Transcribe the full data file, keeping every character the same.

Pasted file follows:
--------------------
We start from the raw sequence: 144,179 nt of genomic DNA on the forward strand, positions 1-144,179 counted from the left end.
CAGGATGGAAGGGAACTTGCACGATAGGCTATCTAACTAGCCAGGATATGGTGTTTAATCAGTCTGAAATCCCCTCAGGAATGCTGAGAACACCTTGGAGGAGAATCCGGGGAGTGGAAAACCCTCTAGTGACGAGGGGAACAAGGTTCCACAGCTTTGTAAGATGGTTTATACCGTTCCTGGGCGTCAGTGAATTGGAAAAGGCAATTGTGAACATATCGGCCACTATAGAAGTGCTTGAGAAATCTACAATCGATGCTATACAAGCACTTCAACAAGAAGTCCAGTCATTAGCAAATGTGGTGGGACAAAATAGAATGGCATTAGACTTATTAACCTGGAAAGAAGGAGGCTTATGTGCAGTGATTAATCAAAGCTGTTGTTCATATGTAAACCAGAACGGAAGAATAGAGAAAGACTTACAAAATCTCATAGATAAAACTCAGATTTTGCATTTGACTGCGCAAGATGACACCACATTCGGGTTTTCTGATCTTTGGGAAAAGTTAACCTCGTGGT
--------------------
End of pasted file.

We start from the raw sequence: 144,179 nt of genomic DNA on the forward strand, positions 1-144,179 counted from the left end.
CAGGATGGAAGGGAACTTGCACGATAGGCTATCTAACTAGCCAGGATATGGTGTTTAATCAGTCTGAAATCCCCTCAGGAATGCTGAGAACACCTTGGAGGAGAATCCGGGGAGTGGAAAACCCTCTAGTGACGAGGGGAACAAGGTTCCACAGCTTTGTAAGATGGTTTATACCGTTCCTGGGCGTCAGTGAATTGGAAAAGGCAATTGTGAACATATCGGCCACTATAGAAGTGCTTGAGAAATCTACAATCGATGCTATACAAGCACTTCAACAAGAAGTCCAGTCATTAGCAAATGTGGTGGGACAAAATAGAATGGCATTAGACTTATTAACCTGGAAAGAAGGAGGCTTATGTGCAGTGATTAATCAAAGCTGTTGTTCATATGTAAACCAGAACGGAAGAATAGAGAAAGACTTACAAAATCTCATAGATAAAACTCAGATTTTGCATTTGACTGCGCAAGATGACACCACATTCGGGTTTTCTGATCTTTGGGAAAAGTTAACCTCGTGGT